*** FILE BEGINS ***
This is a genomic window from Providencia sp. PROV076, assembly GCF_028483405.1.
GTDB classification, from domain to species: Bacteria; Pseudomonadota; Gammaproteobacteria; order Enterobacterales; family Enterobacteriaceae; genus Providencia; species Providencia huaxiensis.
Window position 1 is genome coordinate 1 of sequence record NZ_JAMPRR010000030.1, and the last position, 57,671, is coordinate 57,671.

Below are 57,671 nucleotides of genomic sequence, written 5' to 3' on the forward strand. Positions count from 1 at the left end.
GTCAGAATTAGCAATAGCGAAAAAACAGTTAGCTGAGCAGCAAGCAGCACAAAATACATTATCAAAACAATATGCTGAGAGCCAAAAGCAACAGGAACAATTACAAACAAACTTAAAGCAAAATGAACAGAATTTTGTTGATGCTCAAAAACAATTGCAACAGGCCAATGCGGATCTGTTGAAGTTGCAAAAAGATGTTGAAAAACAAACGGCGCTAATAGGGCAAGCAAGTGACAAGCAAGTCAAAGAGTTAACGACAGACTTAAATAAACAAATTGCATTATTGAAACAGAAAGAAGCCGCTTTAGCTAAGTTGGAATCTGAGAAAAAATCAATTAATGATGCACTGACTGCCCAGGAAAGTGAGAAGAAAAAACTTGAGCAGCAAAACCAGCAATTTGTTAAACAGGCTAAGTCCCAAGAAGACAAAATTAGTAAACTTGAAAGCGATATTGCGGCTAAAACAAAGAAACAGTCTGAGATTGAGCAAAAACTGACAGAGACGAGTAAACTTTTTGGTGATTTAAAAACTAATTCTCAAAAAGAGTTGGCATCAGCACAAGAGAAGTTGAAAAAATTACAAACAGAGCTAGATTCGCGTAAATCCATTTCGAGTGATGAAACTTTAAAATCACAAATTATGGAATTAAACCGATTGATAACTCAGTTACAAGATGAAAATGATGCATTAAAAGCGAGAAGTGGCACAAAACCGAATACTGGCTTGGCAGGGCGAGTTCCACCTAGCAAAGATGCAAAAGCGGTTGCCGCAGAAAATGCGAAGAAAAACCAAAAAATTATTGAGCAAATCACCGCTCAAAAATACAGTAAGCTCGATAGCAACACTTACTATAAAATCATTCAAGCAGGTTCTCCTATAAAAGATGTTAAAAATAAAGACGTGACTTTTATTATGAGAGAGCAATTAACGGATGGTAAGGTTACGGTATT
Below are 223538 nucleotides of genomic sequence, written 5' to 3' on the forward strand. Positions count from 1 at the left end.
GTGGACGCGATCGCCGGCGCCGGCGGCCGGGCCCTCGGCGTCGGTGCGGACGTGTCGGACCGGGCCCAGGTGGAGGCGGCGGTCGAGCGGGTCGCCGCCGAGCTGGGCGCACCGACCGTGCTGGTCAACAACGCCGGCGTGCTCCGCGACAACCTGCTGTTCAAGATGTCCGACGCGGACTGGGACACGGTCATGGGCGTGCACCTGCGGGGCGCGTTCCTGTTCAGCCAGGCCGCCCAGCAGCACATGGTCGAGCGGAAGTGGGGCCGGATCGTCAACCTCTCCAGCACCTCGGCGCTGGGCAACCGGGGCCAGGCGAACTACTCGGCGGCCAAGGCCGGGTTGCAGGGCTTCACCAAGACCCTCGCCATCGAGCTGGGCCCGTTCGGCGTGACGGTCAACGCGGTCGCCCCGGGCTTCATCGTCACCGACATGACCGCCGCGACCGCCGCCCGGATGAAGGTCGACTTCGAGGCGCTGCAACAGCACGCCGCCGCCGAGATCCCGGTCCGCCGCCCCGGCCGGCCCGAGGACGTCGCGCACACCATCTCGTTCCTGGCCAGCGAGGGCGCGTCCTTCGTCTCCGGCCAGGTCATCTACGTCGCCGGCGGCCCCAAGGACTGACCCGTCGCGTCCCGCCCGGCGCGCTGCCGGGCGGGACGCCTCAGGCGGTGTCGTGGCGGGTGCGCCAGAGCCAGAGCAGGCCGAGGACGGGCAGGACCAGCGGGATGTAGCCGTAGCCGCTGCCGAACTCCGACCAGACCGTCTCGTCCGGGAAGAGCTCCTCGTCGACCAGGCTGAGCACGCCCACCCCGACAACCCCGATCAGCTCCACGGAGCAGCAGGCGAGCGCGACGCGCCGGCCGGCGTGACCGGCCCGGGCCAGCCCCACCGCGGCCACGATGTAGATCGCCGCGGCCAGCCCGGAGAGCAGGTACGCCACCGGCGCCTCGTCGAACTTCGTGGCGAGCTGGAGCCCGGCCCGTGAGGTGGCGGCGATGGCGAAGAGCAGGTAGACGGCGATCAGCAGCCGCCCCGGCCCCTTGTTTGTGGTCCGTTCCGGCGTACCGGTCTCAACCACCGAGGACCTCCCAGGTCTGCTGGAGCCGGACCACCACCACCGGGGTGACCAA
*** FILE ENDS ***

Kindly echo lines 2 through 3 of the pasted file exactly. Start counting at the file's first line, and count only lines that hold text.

GTDB classification, from domain to species: Bacteria; Pseudomonadota; Gammaproteobacteria; order Enterobacterales; family Enterobacteriaceae; genus Providencia; species Providencia huaxiensis.
Window position 1 is genome coordinate 1 of sequence record NZ_JAMPRR010000030.1, and the last position, 57,671, is coordinate 57,671.